Published on October 12, 2021 by Amit Manchanda
China stocks have been in the eye of the storm since domestic regulatory tightening started late last year, apparently triggered by Jack Ma’s public criticism of the country’s regulators. Concerned about the growing power of their largest technology companies, the Chinese authorities started an array of antitrust and antimonopoly proceedings — an activity that has grown in terms of intensity and scope, spilling over to other industries and adversely affecting the equity markets, and showing no signs of abating. The US’s push for increased disclosures from Chinese firms listed on its bourses seems to have added fuel to the fire. The Holding Foreign Companies Accountable Act was signed into law in December 2020 by then US President Donald Trump. The regulation is geared towards removing Chinese companies from US exchanges if they fail to comply with American auditing standards for three years in a row. Sentiment worsened further as the Biden administration continued with the hardline stance towards China. This reinforced the Chinese authorities’ resolve to make their US-listed home-grown tech majors fall in line lest they share access to important digital assets with the US authorities under pressure.
As a result, the MSCI China Index, which mostly comprises large- and midcap stocks, has corrected more than 30% (as of 30 September 2021) from its February peak.
China has the largest GDP globally in real terms (based on purchasing power parity [PPP]) and the second largest in nominal terms after the US. It comprised 13.04% of the global market capitalisation in 2020 and 4.05% of the MSCI ACWI Index (among the leading global equity indices) as of 31 August 2021. The country’s real annualised economic growth ranged in the low-double-digit and high-single-digit percentages in the first and second decades of the century, respectively, and is expected to remain north of 5% through 2025 . However, even as China has gained in prominence in recent decades, many investors have been wary of allocating funds to China due to the lack of free and fair market characteristics (such as high government intervention, poor IP protection and suboptimal financial reporting standards), increased trade and geopolitical frictions, and de-globalisation.
Despite the risks, a commensurate China exposure is inevitable for a portfolio positioned to leverage the new global balance. The potential for further opening up and reform of China’s capital markets over the next few years should help increase investor comfort in owning Chinese assets. A recent move by BlackRock, the world’s largest asset manager, to set up the first wholly owned foreign mutual fund subsidiary in China exemplifies this. Moreover, the recent steep correction in areas such as technology, education, property, gaming and vaping provides an opening into many fundamentally strong businesses at inexpensive valuations.
In addition to data protection, concerns about equality of opportunity, consumer rights and monopolistic practices are major drivers of the aforementioned Chinese regulatory intervention. While the endeavour to safeguard domestic data at the cost of higher corporate transparency seems to be aimed mostly at strengthening the government’s stronghold (via key areas of modern economics such as big data, data analytics and artificial intelligence), much of the intervention in other areas seems to be logical and in the larger interest of the public. These concerns are similar to those of lawmakers in the US or other major financial centres around the world. What has been surprising about China, though, is the pace of rollout and high-handed enforcement that does not seem to be abating. Hence, high volatility in individual stocks cannot be ruled out in the short term. However, the heavy-handed regulatory blitz cannot continue unabated for long with a large, diversified basket of carefully chosen businesses, unless China wants to permanently stifle or kill its innovative home-grown businesses. Elements of geopolitical tension and exchange rate fluctuations add to the volatility that is possible in the near term. Investors would inevitably need to have a long-term horizon and the ability to ride out the higher levels of volatility while trying to capture potential returns.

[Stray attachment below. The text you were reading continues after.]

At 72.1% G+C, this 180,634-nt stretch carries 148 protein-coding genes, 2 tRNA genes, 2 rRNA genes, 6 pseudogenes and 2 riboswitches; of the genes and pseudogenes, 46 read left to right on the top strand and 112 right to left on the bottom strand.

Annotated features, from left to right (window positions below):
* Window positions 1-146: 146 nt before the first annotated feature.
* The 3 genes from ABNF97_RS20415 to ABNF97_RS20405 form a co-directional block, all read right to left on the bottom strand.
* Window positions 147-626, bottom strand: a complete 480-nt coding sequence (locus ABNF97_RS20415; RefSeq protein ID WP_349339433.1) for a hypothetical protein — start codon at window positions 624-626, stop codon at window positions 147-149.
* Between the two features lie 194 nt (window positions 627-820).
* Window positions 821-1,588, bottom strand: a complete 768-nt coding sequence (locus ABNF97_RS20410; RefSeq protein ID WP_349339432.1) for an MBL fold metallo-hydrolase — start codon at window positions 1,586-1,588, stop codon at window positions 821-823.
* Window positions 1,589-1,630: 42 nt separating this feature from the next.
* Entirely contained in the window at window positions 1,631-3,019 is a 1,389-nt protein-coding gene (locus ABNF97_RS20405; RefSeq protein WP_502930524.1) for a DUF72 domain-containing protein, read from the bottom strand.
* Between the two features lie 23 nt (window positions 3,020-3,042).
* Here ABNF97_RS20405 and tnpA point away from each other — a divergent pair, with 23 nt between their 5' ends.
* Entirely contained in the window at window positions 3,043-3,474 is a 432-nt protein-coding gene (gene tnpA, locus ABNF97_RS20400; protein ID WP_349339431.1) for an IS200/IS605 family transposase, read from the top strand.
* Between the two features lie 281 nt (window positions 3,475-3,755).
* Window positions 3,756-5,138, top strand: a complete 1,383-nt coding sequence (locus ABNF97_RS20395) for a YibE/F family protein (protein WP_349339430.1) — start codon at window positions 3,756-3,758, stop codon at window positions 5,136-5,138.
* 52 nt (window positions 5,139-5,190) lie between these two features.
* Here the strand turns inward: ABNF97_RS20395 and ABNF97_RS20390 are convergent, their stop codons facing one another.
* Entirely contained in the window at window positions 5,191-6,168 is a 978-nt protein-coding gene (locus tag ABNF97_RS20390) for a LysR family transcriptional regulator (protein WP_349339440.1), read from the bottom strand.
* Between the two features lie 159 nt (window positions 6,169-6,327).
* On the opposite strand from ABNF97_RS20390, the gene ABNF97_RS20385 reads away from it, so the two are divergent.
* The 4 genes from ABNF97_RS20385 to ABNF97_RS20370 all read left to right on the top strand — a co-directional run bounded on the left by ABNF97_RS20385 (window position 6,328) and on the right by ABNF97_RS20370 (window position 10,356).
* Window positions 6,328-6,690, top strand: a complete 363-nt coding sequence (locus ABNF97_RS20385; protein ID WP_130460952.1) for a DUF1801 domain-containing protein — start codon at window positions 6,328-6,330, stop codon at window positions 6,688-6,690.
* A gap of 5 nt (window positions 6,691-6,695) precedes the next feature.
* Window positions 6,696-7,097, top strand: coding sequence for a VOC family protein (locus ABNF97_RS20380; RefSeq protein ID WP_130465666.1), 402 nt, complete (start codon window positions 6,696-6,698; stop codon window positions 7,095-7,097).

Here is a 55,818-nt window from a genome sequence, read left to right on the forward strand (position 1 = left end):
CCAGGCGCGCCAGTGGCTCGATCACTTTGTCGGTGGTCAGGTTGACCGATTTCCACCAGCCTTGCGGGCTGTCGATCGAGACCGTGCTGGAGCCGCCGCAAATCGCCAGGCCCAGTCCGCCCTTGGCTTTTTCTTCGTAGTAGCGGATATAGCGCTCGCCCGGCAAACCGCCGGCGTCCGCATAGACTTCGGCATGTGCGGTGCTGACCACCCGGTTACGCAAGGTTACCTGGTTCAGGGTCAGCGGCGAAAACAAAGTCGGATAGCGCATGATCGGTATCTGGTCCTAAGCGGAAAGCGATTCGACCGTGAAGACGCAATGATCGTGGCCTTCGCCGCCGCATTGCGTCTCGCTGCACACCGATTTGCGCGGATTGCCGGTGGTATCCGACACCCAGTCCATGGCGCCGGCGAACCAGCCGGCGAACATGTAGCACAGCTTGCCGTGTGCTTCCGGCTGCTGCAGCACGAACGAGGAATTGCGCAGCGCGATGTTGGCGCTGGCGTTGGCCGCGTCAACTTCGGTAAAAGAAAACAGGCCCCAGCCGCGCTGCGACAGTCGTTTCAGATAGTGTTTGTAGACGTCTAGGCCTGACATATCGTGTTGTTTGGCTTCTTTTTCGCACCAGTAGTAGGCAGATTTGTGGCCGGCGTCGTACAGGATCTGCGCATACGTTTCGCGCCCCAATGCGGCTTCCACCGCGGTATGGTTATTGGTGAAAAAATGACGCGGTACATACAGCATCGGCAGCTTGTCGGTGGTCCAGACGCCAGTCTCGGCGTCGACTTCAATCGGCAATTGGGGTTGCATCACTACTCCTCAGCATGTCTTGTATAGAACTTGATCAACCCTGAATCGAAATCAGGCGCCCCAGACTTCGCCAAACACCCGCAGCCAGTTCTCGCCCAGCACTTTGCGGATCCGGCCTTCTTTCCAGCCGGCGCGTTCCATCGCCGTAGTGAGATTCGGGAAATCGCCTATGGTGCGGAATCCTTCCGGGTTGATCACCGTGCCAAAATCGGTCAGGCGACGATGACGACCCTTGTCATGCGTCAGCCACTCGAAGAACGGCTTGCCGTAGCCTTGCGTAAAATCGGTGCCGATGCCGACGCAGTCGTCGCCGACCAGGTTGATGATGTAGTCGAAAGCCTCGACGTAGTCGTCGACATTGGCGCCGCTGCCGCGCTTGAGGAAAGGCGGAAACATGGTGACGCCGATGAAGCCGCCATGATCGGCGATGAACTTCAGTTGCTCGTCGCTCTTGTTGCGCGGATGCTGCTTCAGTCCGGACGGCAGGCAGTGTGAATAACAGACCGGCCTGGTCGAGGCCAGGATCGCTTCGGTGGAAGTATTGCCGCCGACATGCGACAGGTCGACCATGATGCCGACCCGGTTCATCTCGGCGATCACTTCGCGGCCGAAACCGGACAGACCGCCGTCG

How Acuity Knowledge Partners can help
We have been present in Beijing since 2009 and currently have over 150 analysts (MBAs, CFAs and accountants) proficient in Mandarin and English. Global asset managers and investment banks leverage our on-the-ground research capabilities in China to drive innovation and efficiencies in their investment research processes and maintain a sustainable edge.
About the Author
Amit Manchanda, Delivery Manager, has 12 years of experience in financial services, with more than a decade in equity and investment research, serving both sell-side and buy-side clients (including brokerages, bulge-bracket banks, hedge funds, and asset managers) covering various sectors. In his role as a Delivery Manager with Acuity, Amit’s research and interpersonal abilities enable him to collaborate with a variety of professionals, gaining nuanced insights from their combined experience and proficiency. Clients benefit from these insights and analyses, which are leveraged to add novel perspectives to research products such as thematic reports, financial models, company reports and investment presentations. Amit holds an MBA in Finance from S P Jain School of Global Management.